Olympics are kicking off in Rio – what is the scenario for hospitality?

Global Politics and Hospitality

The Hotel industry in Brazil is welcoming the great opportunity that a sports event like the Olympics is bringing to the country in terms of profits, prestige and growth.
Yet, the current political scenario in Brazil is not playing in its favour. What are the attended results for hospitality businesses on this year’s Olympics?
According to hotel-research firm STR, Rio de Janeiro had 27,137 hotel rooms in June, 37% more than it did four years ago. Quartz also reports that the real lodging stock could be even higher because those figures don’t include hostels, Airbnb offerings and some smaller properties.
Brazil in fact expects to welcome up to 500,000 tourists during the Games which the authorities hope will spend $1.7bn (£1.3bn) in the country (BBC News).
Yet, a recent survey of travel agents showed that 63% had seen less interest in these Olympics than in previous destinations like London and Beijing, with 88% stating that they had not seen an increase in interest in traveling to Rio for the Games (International New York Times). This is particularly worrying for Brazilian society that following the World Cup, saw a new economic opportunity into the Rio Olympics.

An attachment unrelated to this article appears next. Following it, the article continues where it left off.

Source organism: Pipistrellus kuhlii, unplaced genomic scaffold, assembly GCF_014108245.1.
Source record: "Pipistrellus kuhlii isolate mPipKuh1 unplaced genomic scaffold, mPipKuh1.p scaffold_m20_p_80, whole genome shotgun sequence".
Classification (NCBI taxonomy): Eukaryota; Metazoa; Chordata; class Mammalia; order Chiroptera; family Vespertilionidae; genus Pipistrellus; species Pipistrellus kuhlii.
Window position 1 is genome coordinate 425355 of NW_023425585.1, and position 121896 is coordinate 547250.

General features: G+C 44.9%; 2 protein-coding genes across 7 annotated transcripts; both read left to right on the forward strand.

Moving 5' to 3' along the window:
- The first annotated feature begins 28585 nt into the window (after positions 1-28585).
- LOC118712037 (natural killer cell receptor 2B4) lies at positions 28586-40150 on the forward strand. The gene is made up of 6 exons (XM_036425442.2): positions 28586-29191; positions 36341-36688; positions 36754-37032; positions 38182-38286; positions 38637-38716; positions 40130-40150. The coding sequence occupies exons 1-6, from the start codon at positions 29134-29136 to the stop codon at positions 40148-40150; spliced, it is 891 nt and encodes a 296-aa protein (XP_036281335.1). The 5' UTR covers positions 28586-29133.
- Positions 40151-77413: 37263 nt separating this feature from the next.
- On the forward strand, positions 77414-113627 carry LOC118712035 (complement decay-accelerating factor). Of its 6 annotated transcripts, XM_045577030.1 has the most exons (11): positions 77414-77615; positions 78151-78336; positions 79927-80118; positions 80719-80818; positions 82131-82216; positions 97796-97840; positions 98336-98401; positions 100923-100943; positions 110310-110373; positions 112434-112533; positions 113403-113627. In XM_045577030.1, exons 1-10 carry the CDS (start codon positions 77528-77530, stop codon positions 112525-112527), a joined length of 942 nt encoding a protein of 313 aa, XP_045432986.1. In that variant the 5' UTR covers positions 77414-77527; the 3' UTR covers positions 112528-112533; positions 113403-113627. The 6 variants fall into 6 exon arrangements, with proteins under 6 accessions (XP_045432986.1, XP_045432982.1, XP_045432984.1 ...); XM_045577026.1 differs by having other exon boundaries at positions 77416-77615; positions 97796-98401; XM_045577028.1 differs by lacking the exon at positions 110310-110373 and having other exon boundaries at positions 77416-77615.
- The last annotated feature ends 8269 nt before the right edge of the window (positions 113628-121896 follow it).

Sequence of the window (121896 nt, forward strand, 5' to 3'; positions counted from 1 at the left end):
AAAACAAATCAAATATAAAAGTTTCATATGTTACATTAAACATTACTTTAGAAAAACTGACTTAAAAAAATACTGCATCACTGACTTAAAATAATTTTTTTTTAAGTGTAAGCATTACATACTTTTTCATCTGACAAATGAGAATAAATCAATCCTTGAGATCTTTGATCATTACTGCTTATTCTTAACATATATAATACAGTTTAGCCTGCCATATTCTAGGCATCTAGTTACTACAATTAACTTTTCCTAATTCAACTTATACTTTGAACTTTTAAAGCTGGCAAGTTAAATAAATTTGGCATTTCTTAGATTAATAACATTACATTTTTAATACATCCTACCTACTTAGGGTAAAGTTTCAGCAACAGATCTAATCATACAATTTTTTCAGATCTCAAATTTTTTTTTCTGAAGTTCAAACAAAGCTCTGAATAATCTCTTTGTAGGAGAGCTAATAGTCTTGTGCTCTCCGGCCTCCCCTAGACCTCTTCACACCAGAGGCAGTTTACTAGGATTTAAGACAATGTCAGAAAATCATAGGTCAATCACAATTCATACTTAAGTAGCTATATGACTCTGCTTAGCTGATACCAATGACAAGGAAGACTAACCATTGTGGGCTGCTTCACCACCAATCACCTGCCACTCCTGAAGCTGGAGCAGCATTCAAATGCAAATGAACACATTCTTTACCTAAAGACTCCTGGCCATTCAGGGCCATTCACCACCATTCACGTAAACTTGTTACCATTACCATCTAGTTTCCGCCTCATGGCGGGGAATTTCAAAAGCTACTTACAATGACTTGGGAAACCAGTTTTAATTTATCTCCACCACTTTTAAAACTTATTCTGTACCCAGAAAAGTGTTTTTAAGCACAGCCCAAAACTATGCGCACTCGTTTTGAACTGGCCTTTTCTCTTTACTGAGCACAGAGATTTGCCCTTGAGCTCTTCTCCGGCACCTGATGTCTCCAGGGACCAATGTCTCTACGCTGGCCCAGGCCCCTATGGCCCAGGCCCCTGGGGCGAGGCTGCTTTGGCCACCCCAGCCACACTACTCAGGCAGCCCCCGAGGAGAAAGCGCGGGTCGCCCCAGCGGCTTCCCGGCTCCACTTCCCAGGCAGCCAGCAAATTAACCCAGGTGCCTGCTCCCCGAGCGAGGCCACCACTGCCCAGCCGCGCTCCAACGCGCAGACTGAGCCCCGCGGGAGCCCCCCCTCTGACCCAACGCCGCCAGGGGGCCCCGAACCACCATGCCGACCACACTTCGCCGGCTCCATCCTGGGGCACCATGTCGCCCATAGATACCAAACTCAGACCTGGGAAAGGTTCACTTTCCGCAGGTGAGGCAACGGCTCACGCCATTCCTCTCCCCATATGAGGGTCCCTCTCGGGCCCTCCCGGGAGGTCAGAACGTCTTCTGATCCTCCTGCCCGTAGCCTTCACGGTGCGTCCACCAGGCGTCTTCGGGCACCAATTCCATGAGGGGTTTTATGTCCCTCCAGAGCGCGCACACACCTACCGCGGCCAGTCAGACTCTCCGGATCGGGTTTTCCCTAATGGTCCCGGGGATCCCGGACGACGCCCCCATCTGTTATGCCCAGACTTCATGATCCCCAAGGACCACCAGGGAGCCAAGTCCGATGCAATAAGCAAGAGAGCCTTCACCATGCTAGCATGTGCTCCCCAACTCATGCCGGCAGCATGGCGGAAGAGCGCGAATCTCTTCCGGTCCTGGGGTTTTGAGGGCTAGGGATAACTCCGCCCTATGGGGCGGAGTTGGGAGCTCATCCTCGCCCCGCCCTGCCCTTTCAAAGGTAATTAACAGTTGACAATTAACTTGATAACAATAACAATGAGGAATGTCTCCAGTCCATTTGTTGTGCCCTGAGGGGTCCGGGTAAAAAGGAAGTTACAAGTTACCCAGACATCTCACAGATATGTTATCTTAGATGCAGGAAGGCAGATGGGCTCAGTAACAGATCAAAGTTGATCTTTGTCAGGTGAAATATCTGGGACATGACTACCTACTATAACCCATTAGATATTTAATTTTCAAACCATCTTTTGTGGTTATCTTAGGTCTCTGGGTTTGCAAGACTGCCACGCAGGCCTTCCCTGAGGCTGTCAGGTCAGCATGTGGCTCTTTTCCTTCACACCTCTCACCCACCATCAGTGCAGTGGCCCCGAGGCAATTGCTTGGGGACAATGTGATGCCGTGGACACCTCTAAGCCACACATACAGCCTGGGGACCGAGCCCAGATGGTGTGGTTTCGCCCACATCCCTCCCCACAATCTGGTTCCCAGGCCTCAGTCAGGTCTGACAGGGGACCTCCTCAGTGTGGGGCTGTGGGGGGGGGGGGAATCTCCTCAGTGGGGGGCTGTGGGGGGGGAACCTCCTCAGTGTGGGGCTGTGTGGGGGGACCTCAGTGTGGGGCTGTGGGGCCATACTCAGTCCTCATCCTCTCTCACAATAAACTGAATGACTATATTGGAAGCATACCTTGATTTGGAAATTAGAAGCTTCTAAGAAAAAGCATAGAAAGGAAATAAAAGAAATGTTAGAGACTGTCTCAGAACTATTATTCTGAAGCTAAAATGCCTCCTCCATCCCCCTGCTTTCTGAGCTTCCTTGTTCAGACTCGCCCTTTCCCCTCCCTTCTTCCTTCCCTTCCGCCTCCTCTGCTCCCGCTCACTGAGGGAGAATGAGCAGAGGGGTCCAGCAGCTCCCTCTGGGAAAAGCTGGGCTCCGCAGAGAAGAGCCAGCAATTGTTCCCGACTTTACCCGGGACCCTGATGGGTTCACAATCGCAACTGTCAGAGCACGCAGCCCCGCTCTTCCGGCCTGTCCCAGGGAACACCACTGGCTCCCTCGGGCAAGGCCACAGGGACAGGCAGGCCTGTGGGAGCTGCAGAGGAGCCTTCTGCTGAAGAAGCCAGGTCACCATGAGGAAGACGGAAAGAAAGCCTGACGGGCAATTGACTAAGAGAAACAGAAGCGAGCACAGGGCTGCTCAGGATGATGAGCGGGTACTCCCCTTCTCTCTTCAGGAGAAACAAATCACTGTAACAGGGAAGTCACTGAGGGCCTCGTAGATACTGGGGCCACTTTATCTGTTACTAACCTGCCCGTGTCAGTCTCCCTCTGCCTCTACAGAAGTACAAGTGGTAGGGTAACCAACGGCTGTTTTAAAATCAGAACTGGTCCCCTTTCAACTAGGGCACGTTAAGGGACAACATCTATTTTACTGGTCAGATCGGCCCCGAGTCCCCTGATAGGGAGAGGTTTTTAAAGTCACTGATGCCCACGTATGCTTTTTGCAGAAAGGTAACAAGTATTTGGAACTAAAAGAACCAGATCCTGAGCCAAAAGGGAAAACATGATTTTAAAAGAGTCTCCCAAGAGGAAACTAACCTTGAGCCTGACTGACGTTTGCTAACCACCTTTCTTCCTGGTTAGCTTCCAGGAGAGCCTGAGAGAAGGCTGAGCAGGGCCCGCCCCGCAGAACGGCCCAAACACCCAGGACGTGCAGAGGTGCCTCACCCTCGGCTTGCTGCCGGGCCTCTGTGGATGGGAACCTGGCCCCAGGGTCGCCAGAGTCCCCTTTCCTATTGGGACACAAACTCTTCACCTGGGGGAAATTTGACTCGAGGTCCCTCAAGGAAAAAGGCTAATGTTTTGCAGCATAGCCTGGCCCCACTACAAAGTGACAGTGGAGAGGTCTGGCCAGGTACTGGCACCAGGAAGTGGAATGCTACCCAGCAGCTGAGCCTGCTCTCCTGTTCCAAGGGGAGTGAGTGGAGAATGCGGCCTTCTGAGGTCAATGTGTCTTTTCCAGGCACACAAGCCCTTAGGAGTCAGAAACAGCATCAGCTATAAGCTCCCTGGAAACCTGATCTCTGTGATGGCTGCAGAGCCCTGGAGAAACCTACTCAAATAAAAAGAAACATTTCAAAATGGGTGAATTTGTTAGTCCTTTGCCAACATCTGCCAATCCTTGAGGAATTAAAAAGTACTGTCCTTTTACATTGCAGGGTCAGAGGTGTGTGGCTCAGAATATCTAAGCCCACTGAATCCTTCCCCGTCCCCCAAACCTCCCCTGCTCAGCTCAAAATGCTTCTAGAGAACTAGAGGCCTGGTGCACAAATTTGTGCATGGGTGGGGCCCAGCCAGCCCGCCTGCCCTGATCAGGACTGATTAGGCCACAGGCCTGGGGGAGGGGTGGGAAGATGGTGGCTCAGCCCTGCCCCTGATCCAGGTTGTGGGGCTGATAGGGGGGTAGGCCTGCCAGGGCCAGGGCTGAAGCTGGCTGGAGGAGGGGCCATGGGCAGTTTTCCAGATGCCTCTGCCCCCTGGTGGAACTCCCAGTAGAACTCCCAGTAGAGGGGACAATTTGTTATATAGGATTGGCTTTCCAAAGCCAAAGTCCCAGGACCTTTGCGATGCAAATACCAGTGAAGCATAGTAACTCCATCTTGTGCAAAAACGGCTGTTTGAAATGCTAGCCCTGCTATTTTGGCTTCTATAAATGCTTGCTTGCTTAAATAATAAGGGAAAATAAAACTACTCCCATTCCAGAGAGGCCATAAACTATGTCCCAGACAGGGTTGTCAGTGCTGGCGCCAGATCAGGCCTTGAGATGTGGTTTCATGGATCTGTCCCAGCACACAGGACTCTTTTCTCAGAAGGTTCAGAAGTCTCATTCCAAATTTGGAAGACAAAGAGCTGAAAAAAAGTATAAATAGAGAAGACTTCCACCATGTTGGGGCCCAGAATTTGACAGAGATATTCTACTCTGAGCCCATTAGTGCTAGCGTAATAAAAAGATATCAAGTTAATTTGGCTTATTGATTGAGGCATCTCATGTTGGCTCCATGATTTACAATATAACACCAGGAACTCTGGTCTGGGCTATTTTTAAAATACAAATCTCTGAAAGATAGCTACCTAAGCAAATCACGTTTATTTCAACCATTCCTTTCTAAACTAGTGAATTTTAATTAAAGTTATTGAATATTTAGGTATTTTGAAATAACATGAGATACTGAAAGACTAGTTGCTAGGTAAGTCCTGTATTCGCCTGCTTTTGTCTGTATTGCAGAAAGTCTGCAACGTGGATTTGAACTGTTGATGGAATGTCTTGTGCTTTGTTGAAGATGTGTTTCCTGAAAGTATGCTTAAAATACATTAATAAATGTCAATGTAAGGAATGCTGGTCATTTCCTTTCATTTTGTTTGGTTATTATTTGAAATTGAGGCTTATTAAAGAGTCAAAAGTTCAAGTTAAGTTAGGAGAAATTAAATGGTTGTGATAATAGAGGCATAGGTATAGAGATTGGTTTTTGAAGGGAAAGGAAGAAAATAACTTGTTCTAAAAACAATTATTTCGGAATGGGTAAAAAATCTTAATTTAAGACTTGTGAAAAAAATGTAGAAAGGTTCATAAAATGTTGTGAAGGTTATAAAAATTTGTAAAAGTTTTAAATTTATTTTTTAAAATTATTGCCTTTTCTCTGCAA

At the same time, public investments have been huge. In May, the Wall Street Journal reported that the state of Rio was behind schedule on a 9.77 billion reais ($2.71 billion) subway extension, important to transport for the Games.

Yet tourists, especially the international ones, have been sceptical about alternative forms of accommodation such as Airbnb. Airbnb won a bid to become the “official alternate accommodation service provider” of the 2016 Olympic Games, yet that did not help them to be as successful as expected. It has been reported that the leading group of guests using Airbnb during the Games, are in fact from Brazil, which is a shift from what occurred during the World Cup, where only 6% of bookings came from domestic travellers. There is certainly a link between the security concerns and such scenario. The government has put in place measures to strengthen national security, by deploying extra personnel in the streets of Rio.

Many problems caused by politics, health and security concerns are certainly creating some interesting space for debate on what makes a city hospitable for an important event such as the Olympics. In order to trigger some positive message, Rio 2016 organizers launched a hasty plan to combat low attendances, and the unattractive prospect of swaths of empty seats, by revealing it will give away 240,000 free tickets to underprivileged local children. This will certainly not solve the problem but it will help local people to feel more part of this great world event. The quality of the teams is high-standard, hence there is no doubt that the genuine passion for sport will create a positive environment and ultimately a success.

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